Troy WILSON, Appellant–Defendant, v. STATE of Indiana, Appellee–Plaintiff.
-- September 06, 2012
Michael Frischkorn, Frischkorn Law LLC, Fortville, IN, Attorney for Appellant.Gregory F. Zoellerl, Attorney General of Indiana, Jodi Kathryn Stein, Deputy Attorney General, Indianapolis, IN, Attorneys for Appellee.
Troy Wilson (“Wilson”) was convicted after a jury trial of Possession of Marijuana, as a Class A misdemeanor1 , and Driving While Intoxicated, as a Class A misdemeanor.2 He now appeals his conviction for Driving While Intoxicated.
Wilson presents two issues for our review, which we restate as a single issue: whether the trial court abused its discretion when it did not permit Wilson to elicit testimony concerning the reliability of toxicology test results from the Indiana Department of Toxicology (“the Department”), as reflected in an audit of testing performed by the Department from 2007 to 2009.
Facts and Procedural History
At around 2:52 a.m. on December 6, 2009, Wilson was driving his car eastbound on 236th Street in Cicero. Cicero Police Department Officer Bradley Gorgas (“Officer Gorgas”) was on patrol in the same area, driving westbound on 236th Street.
Wilson and Officer Gorgas both turned onto a side street, with Wilson's car in front of Officer Gorgas's. Officer Gorgas twice saw Wilson's car briefly cross over the centerline of the road and immediately swerve back toward the right-hand fog line. Officer Gorgas matched the speed of his police car to the speed of Wilson's car, and determined that Wilson was travelling around fifty-five miles per hour in a forty mile-per-hour speed zone. Officer Gorgas therefore initiated a traffic stop.
Wilson pulled his vehicle over after driving for another two blocks. When Officer Gorgas reached the car, Wilson rolled his window down, and Officer Gorgas immediately smelled the odor of an alcoholic beverage. Wilson's speech was slurred and his eyes were bloodshot and glassy.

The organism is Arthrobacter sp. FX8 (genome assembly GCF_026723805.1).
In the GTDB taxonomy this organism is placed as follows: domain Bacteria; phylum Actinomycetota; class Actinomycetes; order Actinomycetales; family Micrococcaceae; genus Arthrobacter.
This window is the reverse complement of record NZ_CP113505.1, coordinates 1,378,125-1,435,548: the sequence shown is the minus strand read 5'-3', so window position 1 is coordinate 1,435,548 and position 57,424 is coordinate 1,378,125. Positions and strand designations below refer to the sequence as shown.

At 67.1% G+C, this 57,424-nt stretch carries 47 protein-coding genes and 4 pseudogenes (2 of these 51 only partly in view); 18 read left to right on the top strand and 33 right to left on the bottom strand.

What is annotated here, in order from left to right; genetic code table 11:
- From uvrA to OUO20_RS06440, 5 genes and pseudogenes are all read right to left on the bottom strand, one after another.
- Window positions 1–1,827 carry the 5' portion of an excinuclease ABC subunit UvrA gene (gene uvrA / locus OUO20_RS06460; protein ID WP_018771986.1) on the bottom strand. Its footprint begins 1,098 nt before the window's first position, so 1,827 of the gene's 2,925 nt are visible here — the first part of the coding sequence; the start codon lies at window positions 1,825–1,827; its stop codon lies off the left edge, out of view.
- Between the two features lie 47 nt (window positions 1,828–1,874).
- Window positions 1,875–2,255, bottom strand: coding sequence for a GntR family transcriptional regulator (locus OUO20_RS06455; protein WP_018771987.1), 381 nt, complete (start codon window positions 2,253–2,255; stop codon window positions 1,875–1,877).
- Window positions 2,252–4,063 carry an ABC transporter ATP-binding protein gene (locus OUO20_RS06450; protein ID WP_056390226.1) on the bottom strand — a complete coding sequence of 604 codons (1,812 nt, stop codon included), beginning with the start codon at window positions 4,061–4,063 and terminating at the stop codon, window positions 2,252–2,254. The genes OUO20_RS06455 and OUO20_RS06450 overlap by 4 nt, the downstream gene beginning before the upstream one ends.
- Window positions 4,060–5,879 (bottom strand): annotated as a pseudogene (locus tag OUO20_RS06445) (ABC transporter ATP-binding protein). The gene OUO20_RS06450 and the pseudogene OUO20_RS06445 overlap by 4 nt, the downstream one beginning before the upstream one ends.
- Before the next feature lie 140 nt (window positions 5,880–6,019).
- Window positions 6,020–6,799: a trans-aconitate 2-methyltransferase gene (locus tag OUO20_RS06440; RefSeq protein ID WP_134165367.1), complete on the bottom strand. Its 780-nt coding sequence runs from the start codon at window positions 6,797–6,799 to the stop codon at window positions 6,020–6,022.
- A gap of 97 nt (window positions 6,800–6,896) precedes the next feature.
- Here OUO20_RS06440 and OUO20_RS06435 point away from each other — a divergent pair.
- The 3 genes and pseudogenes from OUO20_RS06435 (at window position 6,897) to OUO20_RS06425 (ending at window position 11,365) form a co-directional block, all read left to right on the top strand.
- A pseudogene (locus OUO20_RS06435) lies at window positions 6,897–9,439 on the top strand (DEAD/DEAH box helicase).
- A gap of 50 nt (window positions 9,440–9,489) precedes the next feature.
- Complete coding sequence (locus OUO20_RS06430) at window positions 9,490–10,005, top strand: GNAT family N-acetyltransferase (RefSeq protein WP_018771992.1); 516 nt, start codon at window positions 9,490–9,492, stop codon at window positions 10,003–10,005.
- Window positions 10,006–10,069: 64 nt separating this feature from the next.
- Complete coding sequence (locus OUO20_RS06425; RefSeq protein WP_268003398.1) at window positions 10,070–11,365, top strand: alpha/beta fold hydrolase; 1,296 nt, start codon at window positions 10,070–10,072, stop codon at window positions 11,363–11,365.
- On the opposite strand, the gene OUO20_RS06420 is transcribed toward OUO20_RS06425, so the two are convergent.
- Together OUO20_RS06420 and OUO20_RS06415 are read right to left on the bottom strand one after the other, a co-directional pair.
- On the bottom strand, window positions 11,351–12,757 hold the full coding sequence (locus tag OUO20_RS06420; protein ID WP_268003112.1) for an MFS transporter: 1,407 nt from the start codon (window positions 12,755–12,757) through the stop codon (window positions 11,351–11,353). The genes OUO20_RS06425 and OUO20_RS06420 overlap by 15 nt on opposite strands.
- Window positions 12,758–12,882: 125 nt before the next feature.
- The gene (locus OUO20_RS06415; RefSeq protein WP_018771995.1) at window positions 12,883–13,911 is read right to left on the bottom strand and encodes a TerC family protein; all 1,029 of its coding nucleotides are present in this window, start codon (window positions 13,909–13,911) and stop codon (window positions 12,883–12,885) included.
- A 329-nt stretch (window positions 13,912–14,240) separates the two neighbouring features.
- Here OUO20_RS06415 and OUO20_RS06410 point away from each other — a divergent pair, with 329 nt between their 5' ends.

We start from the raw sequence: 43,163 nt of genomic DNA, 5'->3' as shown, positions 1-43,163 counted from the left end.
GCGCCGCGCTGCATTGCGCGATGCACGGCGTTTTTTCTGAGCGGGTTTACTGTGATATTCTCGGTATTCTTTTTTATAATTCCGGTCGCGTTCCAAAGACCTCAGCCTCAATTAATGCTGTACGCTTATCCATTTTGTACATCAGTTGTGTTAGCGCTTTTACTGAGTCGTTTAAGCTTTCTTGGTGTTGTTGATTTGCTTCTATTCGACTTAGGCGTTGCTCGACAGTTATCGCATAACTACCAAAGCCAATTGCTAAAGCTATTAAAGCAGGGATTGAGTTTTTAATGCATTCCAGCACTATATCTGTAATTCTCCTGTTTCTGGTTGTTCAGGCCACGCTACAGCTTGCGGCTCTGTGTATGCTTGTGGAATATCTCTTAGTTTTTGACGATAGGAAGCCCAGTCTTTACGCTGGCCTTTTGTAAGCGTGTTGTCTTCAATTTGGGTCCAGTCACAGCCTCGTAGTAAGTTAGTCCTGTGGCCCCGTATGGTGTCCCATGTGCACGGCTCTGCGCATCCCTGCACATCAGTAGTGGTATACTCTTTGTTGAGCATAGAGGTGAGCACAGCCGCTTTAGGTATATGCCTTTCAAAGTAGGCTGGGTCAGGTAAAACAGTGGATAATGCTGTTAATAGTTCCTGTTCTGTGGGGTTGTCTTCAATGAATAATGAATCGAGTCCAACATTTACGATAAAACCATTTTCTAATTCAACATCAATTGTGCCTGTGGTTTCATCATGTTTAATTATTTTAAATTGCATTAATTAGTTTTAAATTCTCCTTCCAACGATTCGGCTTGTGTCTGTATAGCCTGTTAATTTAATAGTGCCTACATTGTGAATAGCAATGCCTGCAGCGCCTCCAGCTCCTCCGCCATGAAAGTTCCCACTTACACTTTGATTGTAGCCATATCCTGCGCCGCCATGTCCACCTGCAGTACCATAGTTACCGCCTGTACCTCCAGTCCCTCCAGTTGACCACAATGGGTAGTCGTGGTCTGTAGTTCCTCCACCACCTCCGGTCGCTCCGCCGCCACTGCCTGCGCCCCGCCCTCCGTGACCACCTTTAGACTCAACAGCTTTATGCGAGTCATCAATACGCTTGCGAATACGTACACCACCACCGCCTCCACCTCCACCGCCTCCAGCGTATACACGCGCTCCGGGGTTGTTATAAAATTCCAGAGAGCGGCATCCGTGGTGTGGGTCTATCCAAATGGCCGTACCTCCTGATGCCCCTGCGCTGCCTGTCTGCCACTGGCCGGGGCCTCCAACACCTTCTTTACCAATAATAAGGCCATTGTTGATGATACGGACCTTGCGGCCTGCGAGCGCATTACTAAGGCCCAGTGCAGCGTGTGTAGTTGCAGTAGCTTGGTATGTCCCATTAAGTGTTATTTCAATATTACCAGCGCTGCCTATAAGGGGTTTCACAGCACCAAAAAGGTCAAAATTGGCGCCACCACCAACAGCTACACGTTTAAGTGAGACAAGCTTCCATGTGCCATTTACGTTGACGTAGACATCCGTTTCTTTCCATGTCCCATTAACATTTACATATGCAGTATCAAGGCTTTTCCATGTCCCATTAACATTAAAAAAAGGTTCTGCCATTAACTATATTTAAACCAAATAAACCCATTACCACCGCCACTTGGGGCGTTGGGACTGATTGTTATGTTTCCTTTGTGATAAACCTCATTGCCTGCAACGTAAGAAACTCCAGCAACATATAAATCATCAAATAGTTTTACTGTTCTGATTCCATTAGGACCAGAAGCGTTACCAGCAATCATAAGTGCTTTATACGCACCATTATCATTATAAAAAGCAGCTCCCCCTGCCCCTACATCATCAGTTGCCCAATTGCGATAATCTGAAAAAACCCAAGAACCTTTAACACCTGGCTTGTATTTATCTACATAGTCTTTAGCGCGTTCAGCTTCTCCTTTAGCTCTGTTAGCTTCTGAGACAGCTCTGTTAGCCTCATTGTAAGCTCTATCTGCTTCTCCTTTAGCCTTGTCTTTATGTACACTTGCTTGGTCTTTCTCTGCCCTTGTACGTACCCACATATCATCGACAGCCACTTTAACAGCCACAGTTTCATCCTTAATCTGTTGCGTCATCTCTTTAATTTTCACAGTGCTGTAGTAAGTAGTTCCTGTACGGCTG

Wilson was belligerent and refused to comply with Officer Gorgas's request to conduct a field sobriety test. Wilson agreed to submit to a portable breath test for alcohol, but refused to comply with Officer Gorgas's request that he exit the car until Officer Gorgas opened the car door himself. Once Wilson exited the car, Officer Gorgas moved to handcuff Wilson, who clutched his chest and claimed to be having a heart attack. Officer Gorgas called an ambulance and secured Wilson to wait for the ambulance.
Once the ambulance arrived, paramedics began to treat Wilson while Officer Gorgas performed an inventory search of Wilson's car. The search recovered a small wooden “dugout” box that contained a small amount of a substance that was later determined to be marijuana. (Tr. at 104.) The ambulance transported Wilson to Riverview Hospital in Noblesville, and Officer Gorgas followed the ambulance on the ten-minute drive.
Wilson, accompanied by Officer Gorgas, was placed in the hospital's emergency room and received treatment for approximately one hour. Wilson had agreed to submit to a blood draw to test for the presence of alcohol in his system. At around 4:09 a.m., nurse Stacia Malloch (“Malloch”) performed the blood draw using a testing kit provided to Officer Gorgas by the Cicero Police Department, which they had received the kit from the Indiana State Department of Toxicology. Officer Gorgas sealed the kit and took Wilson to the Hamilton County Jail, where he passed out unconscious on a bench in the booking room while Officer Gorgas completed paperwork. The testing kit was placed into evidence at the Cicero Police Department and was transported for testing and analysis at the Indiana State Department of Toxicology's laboratory.
On August 5, 2010, Wilson was charged with Possession of Marijuana, as a Class A misdemeanor (“Count I”); Operating a Vehicle While Intoxicated Endangering a Person, as a Class A misdemeanor (“Count II”); and Operating a Vehicle With an Alcohol Concentration Equivalent of 0.08 grams or more, as a Class C misdemeanor (“Count III”).3
On September 22, 2010, Wilson filed a demand for a jury trial, which the trial court granted on September 28, 2010. After several continuances, a jury trial was conducted on December 8 and 9, 2011. During the trial, Wilson sought to introduce testimony from Scott Kriger, Ph.D. (“Dr.Kriger”), the Department's Director, concerning audits conducted of testing results produced by the Indiana State Department of Toxicology during 2007, 2008, and 2009. The State objected to the relevance of the proffered testimony. The trial court sustained the State's objections and ruled the testimony inadmissible.